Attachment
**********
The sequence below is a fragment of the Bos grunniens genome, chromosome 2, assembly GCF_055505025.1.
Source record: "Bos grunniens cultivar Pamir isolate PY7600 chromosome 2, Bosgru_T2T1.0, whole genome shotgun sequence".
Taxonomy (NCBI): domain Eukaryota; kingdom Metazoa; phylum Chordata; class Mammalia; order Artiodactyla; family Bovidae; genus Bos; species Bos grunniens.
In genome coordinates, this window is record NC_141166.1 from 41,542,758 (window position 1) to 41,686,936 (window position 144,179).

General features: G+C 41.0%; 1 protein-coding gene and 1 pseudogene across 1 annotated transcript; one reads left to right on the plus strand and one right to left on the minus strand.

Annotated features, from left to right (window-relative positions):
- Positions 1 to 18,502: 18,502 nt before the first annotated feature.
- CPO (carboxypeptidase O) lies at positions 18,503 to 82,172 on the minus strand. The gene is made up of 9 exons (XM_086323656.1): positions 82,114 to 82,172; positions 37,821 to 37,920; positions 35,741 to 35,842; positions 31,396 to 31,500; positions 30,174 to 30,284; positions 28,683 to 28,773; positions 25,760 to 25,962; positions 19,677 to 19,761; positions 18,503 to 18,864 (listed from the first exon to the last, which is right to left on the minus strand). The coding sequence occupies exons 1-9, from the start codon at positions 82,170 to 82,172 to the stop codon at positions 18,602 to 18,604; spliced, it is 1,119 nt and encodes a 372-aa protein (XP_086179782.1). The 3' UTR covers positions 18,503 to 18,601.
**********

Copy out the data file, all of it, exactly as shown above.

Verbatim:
The sequence below is a fragment of the Bos grunniens genome, chromosome 2, assembly GCF_055505025.1.
Source record: "Bos grunniens cultivar Pamir isolate PY7600 chromosome 2, Bosgru_T2T1.0, whole genome shotgun sequence".
Taxonomy (NCBI): domain Eukaryota; kingdom Metazoa; phylum Chordata; class Mammalia; order Artiodactyla; family Bovidae; genus Bos; species Bos grunniens.
In genome coordinates, this window is record NC_141166.1 from 41,542,758 (window position 1) to 41,686,936 (window position 144,179).

General features: G+C 41.0%; 1 protein-coding gene and 1 pseudogene across 1 annotated transcript; one reads left to right on the plus strand and one right to left on the minus strand.

Annotated features, from left to right (window-relative positions):
- Positions 1 to 18,502: 18,502 nt before the first annotated feature.
- CPO (carboxypeptidase O) lies at positions 18,503 to 82,172 on the minus strand. The gene is made up of 9 exons (XM_086323656.1): positions 82,114 to 82,172; positions 37,821 to 37,920; positions 35,741 to 35,842; positions 31,396 to 31,500; positions 30,174 to 30,284; positions 28,683 to 28,773; positions 25,760 to 25,962; positions 19,677 to 19,761; positions 18,503 to 18,864 (listed from the first exon to the last, which is right to left on the minus strand). The coding sequence occupies exons 1-9, from the start codon at positions 82,170 to 82,172 to the stop codon at positions 18,602 to 18,604; spliced, it is 1,119 nt and encodes a 372-aa protein (XP_086179782.1). The 3' UTR covers positions 18,503 to 18,601.